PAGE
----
Adding Authorship Markup On Your Website Using Special Anchors And URL Parameters
You might know that Google has recently launched an authorship markup tag which attempts to recognize original authors writing a piece of content. By using authorship markup on your blog, you can tell Google that you are the original author who has written this content. This helps cut the clutter from spammers, auto posters and scrap sites who blindly copy content from your site without any attribution as such.
Google is becoming very serious in their attempt to identify original authors and people who have trust and expertise. If Google thinks that your are a reputed person in your industry, your thumbnail image will be shown in search result pages. An example is shown below:
This is a win-win situation for both users and Google. After seeing the author thumbnail, users will consider your page as trustworthy and they are most likely to click that link and land into your page, looking for the answer they are looking for. Google wins, because their users can quickly find the best content.
Adding authorship markup across all the pages of your site is fairly easy. I have detailed all the steps in my previous tutorial here – Adding authorship markup rel=”author” in WordPress. Here is the pictorial representation of how the rel=”author” markup tag should be implemented on your website.
When you Can’t Edit Your Website’s Template – Add Authorship markup Using URL Parameters
In order to apply the correct syntax for Authorship markup, you have to modify some parts of your site’s HTML code and add the desired rel=”author” and rel=”me” tags.
Now, how do you implement authorship markup on a site where you don’t have the permission to edit or modify the HTML template? What if your site is on a free blogging platform e.g Tumblr, Posterous, Google Sites – where you don’t have enough options to modify the HTML and add the desired author tags?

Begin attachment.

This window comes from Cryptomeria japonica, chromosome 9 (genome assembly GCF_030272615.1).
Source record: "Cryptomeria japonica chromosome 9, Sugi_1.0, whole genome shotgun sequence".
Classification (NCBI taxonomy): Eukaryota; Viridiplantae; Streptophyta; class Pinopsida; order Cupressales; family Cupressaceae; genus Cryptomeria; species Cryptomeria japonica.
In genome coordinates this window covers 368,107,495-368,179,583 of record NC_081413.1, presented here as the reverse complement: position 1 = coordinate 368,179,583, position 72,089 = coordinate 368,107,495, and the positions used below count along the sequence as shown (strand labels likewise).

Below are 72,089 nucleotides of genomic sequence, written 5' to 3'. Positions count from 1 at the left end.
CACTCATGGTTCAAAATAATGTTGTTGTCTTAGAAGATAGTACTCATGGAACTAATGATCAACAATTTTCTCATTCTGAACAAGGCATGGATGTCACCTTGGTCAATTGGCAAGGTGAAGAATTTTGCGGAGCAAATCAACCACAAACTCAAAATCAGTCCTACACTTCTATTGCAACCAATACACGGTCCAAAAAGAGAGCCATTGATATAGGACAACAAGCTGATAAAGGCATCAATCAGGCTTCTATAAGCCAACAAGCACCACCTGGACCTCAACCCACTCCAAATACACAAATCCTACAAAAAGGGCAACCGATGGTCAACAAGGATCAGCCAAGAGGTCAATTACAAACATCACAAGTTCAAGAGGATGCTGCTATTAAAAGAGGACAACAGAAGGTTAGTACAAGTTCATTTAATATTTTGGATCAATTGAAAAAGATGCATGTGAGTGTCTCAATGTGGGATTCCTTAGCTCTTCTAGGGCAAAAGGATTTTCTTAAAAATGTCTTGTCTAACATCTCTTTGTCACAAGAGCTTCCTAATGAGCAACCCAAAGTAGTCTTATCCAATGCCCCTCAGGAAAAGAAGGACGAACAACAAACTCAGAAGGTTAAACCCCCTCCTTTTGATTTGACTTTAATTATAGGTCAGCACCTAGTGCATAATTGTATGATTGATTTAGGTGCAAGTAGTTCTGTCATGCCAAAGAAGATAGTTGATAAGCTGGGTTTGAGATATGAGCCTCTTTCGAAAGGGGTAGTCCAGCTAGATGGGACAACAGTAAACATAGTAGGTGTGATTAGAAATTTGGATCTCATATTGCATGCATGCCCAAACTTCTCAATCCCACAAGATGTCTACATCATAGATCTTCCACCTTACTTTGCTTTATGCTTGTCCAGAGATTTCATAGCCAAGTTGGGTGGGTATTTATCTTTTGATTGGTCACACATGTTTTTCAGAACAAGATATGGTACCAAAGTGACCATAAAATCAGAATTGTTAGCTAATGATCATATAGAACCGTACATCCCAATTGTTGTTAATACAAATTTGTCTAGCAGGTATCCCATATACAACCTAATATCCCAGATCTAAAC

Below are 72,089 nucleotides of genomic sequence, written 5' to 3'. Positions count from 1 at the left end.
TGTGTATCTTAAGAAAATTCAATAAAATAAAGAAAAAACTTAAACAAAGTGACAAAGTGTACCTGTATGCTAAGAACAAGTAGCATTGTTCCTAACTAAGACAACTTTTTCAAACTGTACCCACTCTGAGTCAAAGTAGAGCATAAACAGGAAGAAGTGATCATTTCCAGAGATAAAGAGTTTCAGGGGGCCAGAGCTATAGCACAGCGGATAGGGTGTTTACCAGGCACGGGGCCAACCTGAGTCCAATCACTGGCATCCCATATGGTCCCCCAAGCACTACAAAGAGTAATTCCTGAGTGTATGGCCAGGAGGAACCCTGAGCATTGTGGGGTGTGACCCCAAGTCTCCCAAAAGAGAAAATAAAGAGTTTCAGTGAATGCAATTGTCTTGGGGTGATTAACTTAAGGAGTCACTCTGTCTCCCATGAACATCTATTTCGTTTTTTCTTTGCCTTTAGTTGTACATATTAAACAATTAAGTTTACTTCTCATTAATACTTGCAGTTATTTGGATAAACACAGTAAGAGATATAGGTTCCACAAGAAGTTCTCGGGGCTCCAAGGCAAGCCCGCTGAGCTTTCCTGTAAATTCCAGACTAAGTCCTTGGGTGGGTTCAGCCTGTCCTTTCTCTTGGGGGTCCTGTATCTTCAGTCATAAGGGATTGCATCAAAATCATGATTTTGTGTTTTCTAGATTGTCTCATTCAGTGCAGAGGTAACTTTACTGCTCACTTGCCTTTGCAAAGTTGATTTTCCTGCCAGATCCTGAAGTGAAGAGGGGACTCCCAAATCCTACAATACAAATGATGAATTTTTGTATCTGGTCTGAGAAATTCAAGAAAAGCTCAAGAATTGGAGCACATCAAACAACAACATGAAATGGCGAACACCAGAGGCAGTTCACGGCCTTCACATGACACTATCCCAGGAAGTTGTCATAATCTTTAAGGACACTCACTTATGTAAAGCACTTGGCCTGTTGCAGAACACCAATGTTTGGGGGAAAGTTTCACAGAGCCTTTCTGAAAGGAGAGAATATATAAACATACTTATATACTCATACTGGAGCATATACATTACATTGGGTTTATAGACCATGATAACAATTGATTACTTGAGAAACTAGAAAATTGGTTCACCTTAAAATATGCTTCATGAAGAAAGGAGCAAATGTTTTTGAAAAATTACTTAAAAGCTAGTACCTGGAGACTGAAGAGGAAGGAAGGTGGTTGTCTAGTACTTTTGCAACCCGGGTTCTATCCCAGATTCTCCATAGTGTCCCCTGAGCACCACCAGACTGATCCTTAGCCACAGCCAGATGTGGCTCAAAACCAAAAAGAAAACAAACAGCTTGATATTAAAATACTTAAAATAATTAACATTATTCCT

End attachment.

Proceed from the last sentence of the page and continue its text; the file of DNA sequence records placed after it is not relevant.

Luckily, Google has an alternative way to help you out. Here is what you have to do:
1. Open your Google Plus profile and copy your profile URL.
2. When you are publishing a new page on your site, use the following code at the bottom of your page
<a href=”Your Google Profile URL?rel=author”>+Your Google Profile Name</a>
3. This is important.
You must use the + before your Google profile name because this syntax tells Google that this anchor text points to the Google profile of the person and it is not linked accidentally or unintentionally.
4. If you don’t have enough permissions to edit the HTML source of your blog post, you can always write your name in plain text and add the rel=”author” URL parameter using the “Link” button on your site’s text editor.
5. One last step. Complete this form and let Google know that you are using URL parameters for author markup on your site.
The full markup is more bulletproof and recommended for users who can edit the HTML template of their sites. Do not use this alternative method, thinking that both of them are equally feasible. However, if you can’t implement the full markup, this is the only workaround to have authorship markup support on your site using special anchors and URL parameters.
Watch the following video where Matt Cutts and Othar Hansson talk about Authorship markup for sites who can’t edit the HTML source of their template.